It is the end of April. Spring is in the air, and summer is just around the corner. Those of us who are instructors or teaching assistants will soon be free. Free from preparing for classes, giving lectures and tutorials, and marking. Finally, it is time to focus on our own work – the thesis/dissertation. Before we go headlong into planning for the spring and summer months, let me share what I discovered from reading Joli Jensen’s Write No Matter What: Advice for Academics. If anything, it’ll serve as food for thought as we plan for the next four months.
Jensen highlighted that academics tend to approach their breaks in three different ways:
- Workhorse model – draconian schedule of working many hours per day
- Clear-the-deck model – clear off all the other tasks that we didn’t get done before, and then work
- Vacation model – get the full rest that we deserve first, and then we will be ready to work
Each model has its downfall. The workhorse model is unrealistic. We will end up feeling guilty when we are unable to achieve our goals. The clear-the-deck model is also unrealistic because there is always something (other) to do. The vacation model will lead to dissatisfaction after what should have been a great vacation. The time to enjoy ourselves will likely be filled with intrusive thoughts about work.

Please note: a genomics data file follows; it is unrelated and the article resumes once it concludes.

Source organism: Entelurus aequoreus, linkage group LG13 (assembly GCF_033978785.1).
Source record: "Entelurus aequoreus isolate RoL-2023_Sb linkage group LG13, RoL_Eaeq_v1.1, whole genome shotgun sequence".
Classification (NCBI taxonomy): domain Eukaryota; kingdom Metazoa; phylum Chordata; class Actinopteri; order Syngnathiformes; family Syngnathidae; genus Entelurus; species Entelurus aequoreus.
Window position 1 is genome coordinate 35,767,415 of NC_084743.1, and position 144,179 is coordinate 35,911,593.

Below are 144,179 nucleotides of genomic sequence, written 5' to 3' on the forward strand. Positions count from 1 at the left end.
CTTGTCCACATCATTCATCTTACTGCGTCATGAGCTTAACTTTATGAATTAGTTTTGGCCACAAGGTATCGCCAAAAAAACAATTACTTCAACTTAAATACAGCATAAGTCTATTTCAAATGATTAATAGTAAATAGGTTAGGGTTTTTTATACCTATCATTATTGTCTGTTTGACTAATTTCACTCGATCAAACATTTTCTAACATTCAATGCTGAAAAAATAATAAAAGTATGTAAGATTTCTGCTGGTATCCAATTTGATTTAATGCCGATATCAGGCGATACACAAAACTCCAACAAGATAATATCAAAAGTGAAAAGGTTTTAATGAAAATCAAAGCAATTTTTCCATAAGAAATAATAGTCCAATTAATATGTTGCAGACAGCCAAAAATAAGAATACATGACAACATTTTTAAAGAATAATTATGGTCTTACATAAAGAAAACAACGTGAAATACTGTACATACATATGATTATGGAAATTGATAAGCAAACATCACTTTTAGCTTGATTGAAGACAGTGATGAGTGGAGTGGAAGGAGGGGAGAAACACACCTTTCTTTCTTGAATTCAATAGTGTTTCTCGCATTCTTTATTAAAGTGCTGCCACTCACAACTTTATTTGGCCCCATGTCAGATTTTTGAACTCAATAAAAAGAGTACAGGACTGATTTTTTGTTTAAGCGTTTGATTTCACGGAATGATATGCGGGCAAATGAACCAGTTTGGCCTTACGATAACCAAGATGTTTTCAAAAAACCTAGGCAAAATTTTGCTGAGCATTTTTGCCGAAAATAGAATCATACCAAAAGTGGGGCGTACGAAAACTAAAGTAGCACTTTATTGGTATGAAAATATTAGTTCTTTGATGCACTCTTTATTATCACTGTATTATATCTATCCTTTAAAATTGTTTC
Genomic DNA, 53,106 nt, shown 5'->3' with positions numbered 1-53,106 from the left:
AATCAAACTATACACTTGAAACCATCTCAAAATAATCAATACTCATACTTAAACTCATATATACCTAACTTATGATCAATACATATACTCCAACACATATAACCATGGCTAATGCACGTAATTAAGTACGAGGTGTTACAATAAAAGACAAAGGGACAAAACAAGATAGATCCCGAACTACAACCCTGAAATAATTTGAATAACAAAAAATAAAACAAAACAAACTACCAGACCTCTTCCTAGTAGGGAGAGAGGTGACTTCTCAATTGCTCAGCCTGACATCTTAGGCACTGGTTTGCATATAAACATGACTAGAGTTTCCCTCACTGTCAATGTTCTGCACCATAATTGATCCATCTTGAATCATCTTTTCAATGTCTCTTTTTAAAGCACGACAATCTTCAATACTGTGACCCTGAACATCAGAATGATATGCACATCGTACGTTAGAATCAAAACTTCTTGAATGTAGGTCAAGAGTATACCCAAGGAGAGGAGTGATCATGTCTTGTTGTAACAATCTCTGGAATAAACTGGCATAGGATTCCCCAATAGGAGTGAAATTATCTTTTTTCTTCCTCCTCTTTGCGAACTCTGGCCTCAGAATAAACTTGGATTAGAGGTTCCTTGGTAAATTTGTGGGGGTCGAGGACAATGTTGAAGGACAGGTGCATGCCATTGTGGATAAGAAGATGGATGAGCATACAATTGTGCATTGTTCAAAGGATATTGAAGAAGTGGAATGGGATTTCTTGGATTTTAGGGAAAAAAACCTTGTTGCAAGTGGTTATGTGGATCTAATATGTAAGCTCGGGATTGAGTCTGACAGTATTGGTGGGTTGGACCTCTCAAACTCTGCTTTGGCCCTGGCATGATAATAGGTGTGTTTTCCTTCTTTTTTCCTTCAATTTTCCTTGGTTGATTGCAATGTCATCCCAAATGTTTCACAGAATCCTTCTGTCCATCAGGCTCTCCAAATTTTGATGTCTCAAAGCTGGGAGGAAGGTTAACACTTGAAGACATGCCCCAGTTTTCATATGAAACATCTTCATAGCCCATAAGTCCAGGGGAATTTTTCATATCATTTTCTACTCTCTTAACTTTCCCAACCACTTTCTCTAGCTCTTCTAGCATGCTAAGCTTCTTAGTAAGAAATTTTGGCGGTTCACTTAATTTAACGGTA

Jensen suggests that we balance our breaks to include:
- Relaxation – do things that are enjoyable such as listening to music, watching movies, sleeping, or lazing around.
- Restoration – spend time purposefully to achieve personal goals such as spring cleaning, joining a sports league, or volunteering.
So, go ahead and block your schedule to work on the thesis/dissertation, but remember to carve out time for relaxation and restoration.